I thought quickly. Fortunately, it was tax return time. We were able to put $1000 into savings for baby step 1 right away, and then we paid off a couple of the debts we’d been planning to take care of with that money anyway. I took the remainder of our return and divided it by 12 to add to our monthly income. I crunched all those numbers and we could just get by. I remember when I sat down that I was thinking “okay, so a movie would be like $20 a month and maybe $30 for a restaurant once a month”. I was sobered. With what little wiggle room we had, I could just squeak out $10 a month for entertainment. I realized quickly that I had not been realistic about spending money, ever. I couldn't imagine living this way for a whole year. Worse, what if it didn't get better that year? I think this is what made me commit to the next step: get OUT of debt. I realized that if we could just get rid of a couple hundred dollars in debt payments a month, we would at least break even without counting on the tax return. That became my goal, even though I wasn't sure if we could even stick to the budget yet.

Well, long story short found in tidbits on my blog here and here, we followed the plan, followed the rules, and watched it start working. We were blessed by support from our friends, especially our best friends who took the class the following month. We did our financial workbook every month, and after a year I was amazed. In March, almost a year exactly to the day we started we had paid off every debt except our student loans. $18,532.69 to be precise. I cried again, this time out of pure joy. We had lowered our monthly debt payments not by $200 a month but by $475. It was a just a small chunk of the total but it was better, and most importantly we were making it work. We could live on a budget AND enjoy our life, more in many ways than we had before. Sure, we had sold a lot of our fun stuff, and sure we couldn't do everything we done in life before, but we could still live and have fun. That was a wonderful lesson for us to learn in that process. That first year was also the success we needed to continue the long journey ahead.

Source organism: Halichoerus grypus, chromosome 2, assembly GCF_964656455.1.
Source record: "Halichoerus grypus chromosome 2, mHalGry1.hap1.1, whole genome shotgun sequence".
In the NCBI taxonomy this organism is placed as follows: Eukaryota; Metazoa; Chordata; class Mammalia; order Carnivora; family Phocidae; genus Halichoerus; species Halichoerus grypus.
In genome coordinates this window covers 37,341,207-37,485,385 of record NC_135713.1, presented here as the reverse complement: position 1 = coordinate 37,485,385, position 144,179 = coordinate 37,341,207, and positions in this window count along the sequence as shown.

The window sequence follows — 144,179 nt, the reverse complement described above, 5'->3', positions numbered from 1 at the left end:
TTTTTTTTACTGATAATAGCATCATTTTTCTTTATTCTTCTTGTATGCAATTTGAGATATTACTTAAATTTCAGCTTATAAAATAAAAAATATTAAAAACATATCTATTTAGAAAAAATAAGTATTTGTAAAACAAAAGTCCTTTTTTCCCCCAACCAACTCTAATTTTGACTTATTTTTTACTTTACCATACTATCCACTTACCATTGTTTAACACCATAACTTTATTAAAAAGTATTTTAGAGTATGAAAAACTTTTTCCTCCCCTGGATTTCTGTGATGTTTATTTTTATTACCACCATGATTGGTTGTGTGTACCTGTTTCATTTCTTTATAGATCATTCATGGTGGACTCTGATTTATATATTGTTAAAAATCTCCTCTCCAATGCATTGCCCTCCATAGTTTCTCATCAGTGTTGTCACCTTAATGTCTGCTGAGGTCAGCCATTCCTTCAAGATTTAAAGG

We had paid off the $18,000 but we still had $71,694.61 in student loans. We also had not been budgeting realistically for the long term, we needed to budget at least a small amount for some trivial things, you know, like clothes that were literally wearing out ($20 a month goes a long way at a thrift store, FYI). There were a few other expenses we really felt were necessary including some work on our house and starting our oldest in preschool. I was happy with our ability to do all of this, but I also think I started to realize just what a long process this would be. It was exciting to watch $2000 debts disappear from our workbook, but I knew that those student loans wouldn't disappear so quickly. It took about 15 months to pay off the first student loan, the “little” one my husband had which was just $8100 when we started.  There was still $54,000 left of my loans and thoughts like at this rate it will take…” started to deflate my enthusiasm and threaten my resolve. This is a feeling I would grow to know well, extreme pride and happiness in our accomplishments, but impatience and even doubt about reaching the next goal.